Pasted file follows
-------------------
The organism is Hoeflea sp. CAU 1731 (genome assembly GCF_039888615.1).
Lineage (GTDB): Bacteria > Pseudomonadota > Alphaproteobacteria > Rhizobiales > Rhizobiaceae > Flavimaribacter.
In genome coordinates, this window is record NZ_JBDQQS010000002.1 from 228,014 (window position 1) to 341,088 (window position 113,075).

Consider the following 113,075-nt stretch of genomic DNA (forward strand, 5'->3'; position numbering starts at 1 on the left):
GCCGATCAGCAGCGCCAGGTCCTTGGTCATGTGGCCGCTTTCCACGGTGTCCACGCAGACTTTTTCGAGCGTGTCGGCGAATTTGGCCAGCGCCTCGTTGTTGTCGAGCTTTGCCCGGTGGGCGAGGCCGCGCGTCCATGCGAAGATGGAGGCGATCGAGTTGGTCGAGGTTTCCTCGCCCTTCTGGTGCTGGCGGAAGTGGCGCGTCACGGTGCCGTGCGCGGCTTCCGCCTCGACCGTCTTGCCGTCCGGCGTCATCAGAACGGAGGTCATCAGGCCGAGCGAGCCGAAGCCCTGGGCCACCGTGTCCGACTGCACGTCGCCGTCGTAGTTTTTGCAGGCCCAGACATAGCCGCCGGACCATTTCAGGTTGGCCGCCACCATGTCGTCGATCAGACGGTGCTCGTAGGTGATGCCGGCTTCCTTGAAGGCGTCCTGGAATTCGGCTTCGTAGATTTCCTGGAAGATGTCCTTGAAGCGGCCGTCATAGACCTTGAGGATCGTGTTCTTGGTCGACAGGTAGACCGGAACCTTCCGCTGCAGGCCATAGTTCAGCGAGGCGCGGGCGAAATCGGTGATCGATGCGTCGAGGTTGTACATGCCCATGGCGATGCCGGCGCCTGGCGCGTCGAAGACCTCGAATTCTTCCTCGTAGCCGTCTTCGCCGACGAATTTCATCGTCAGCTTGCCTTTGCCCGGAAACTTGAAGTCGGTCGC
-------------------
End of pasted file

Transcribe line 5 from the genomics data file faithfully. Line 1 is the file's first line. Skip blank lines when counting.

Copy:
GCCGATCAGCAGCGCCAGGTCCTTGGTCATGTGGCCGCTTTCCACGGTGTCCACGCAGACTTTTTCGAGCGTGTCGGCGAATTTGGCCAGCGCCTCGTTGTTGTCGAGCTTTGCCCGGTGGGCGAGGCCGCGCGTCCATGCGAAGATGGAGGCGATCGAGTTGGTCGAGGTTTCCTCGCCCTTCTGGTGCTGGCGGAAGTGGCGCGTCACGGTGCCGTGCGCGGCTTCCGCCTCGACCGTCTTGCCGTCCGGCGTCATCAGAACGGAGGTCATCAGGCCGAGCGAGCCGAAGCCCTGGGCCACCGTGTCCGACTGCACGTCGCCGTCGTAGTTTTTGCAGGCCCAGACATAGCCGCCGGACCATTTCAGGTTGGCCGCCACCATGTCGTCGATCAGACGGTGCTCGTAGGTGATGCCGGCTTCCTTGAAGGCGTCCTGGAATTCGGCTTCGTAGATTTCCTGGAAGATGTCCTTGAAGCGGCCGTCATAGACCTTGAGGATCGTGTTCTTGGTCGACAGGTAGACCGGAACCTTCCGCTGCAGGCCATAGTTCAGCGAGGCGCGGGCGAAATCGGTGATCGATGCGTCGAGGTTGTACATGCCCATGGCGATGCCGGCGCCTGGCGCGTCGAAGACCTCGAATTCTTCCTCGTAGCCGTCTTCGCCGACGAATTTCATCGTCAGCTTGCCTTTGCCCGGAAACTTGAAGTCGGTCGC